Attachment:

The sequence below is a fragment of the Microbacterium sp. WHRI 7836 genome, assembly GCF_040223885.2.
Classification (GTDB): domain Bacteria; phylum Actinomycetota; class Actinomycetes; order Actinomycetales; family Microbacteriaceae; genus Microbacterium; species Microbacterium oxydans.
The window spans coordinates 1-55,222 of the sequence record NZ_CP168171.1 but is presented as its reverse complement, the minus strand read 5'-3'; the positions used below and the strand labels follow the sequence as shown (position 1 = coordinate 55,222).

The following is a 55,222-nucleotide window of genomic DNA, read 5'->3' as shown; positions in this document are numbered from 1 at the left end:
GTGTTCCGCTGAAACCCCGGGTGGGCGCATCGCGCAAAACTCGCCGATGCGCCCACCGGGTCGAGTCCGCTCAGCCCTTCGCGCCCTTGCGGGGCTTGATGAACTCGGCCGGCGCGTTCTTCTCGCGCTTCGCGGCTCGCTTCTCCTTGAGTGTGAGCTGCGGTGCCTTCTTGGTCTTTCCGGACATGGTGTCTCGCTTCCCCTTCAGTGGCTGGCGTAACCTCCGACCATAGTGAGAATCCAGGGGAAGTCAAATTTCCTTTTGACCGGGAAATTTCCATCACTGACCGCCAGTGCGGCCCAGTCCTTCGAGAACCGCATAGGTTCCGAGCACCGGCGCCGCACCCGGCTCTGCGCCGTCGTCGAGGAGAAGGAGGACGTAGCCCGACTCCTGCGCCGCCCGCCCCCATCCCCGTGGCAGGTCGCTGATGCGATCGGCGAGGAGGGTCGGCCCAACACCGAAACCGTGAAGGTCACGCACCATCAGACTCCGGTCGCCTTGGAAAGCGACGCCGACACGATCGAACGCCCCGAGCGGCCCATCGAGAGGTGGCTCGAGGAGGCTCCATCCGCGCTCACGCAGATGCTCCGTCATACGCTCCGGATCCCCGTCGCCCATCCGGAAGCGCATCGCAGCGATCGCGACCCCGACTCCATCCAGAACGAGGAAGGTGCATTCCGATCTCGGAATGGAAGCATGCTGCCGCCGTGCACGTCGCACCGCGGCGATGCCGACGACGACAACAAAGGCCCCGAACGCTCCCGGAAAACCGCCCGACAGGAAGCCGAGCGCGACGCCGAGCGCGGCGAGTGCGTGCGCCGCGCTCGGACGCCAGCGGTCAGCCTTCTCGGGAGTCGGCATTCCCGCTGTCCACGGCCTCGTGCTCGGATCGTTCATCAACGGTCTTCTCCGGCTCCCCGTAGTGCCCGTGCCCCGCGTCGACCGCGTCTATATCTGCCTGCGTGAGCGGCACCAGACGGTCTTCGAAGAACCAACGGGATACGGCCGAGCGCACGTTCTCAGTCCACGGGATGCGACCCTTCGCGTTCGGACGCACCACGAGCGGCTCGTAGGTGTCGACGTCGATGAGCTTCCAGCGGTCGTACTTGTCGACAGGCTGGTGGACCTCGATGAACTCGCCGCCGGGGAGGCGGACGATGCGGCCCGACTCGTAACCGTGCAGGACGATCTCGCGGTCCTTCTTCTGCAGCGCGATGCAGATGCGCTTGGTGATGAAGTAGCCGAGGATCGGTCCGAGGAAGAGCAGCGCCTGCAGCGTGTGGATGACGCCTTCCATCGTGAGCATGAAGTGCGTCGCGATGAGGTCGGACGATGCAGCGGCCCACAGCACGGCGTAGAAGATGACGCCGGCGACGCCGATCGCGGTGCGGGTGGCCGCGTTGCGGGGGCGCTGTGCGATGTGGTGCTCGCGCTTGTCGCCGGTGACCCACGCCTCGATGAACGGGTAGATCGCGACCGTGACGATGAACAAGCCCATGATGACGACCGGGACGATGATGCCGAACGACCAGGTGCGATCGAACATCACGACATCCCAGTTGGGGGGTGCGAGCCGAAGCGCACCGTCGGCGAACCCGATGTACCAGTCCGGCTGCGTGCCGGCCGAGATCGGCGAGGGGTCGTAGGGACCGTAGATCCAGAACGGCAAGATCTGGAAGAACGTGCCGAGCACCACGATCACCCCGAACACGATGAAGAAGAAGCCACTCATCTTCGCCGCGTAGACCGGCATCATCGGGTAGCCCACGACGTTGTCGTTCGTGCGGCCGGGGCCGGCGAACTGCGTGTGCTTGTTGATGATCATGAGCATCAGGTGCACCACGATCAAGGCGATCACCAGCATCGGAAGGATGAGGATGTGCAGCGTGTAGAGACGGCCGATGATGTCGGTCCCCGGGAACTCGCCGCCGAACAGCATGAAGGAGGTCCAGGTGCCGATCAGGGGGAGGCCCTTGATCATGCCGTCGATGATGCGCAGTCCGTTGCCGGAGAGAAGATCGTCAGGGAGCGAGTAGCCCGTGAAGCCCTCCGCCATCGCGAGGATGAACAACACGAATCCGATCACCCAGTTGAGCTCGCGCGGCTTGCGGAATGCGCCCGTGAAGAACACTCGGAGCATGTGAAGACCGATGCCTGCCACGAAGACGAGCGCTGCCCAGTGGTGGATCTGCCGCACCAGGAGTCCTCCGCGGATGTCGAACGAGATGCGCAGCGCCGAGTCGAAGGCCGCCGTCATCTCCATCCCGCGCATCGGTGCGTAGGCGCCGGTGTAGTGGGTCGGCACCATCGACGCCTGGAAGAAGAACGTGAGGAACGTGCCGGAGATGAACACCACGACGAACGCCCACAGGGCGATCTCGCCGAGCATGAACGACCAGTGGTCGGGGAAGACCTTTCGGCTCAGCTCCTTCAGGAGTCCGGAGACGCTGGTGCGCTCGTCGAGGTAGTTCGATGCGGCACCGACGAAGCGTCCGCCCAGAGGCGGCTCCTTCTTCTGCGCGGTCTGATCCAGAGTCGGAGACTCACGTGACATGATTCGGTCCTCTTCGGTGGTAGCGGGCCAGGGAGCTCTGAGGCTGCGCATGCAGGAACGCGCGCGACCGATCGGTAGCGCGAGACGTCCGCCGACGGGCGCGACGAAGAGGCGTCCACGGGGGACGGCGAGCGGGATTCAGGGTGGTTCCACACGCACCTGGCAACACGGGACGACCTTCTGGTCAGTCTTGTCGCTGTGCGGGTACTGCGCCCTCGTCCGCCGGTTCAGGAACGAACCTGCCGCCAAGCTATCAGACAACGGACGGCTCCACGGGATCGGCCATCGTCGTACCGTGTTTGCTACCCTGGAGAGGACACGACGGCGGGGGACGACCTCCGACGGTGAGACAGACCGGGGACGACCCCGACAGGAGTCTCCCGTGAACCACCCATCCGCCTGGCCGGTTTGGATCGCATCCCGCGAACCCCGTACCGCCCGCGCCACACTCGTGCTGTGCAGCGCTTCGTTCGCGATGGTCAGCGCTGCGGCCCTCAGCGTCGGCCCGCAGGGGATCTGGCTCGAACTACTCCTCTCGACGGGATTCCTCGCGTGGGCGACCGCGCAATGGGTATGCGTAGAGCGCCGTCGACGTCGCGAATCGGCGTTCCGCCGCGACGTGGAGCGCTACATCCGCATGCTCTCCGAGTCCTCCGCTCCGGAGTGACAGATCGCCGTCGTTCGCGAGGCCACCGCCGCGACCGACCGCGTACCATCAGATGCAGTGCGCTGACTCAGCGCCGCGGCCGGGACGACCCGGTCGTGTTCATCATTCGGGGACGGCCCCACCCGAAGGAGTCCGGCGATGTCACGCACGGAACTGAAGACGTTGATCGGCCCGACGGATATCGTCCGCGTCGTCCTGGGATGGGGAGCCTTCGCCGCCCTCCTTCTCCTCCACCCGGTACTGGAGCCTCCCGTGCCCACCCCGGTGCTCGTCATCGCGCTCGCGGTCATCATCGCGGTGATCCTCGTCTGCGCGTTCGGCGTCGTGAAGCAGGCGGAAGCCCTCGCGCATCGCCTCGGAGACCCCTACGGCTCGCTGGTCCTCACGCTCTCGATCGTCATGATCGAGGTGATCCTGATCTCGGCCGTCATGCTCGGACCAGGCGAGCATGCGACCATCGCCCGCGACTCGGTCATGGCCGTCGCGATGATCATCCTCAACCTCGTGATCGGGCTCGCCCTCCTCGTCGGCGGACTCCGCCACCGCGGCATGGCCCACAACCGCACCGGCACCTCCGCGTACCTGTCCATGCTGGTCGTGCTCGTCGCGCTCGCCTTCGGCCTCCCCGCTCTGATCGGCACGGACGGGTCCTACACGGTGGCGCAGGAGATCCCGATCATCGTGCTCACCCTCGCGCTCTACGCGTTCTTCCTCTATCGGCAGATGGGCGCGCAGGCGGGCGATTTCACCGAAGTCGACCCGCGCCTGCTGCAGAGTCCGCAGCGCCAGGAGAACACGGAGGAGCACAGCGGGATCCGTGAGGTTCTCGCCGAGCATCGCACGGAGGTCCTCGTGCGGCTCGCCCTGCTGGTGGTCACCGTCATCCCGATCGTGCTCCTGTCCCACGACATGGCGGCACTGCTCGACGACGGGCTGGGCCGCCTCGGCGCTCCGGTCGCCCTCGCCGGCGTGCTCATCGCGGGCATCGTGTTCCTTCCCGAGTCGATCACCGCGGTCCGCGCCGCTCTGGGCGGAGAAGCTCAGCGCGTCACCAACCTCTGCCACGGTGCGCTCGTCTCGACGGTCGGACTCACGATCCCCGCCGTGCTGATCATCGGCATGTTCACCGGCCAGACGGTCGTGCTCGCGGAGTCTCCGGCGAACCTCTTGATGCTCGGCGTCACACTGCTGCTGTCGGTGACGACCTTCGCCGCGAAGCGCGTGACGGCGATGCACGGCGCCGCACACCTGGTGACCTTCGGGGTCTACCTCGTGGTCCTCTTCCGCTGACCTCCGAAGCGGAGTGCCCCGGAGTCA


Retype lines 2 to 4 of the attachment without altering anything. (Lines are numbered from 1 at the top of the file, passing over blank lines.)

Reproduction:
Classification (GTDB): domain Bacteria; phylum Actinomycetota; class Actinomycetes; order Actinomycetales; family Microbacteriaceae; genus Microbacterium; species Microbacterium oxydans.
The window spans coordinates 1-55,222 of the sequence record NZ_CP168171.1 but is presented as its reverse complement, the minus strand read 5'-3'; the positions used below and the strand labels follow the sequence as shown (position 1 = coordinate 55,222).

The following is a 55,222-nucleotide window of genomic DNA, read 5'->3' as shown; positions in this document are numbered from 1 at the left end: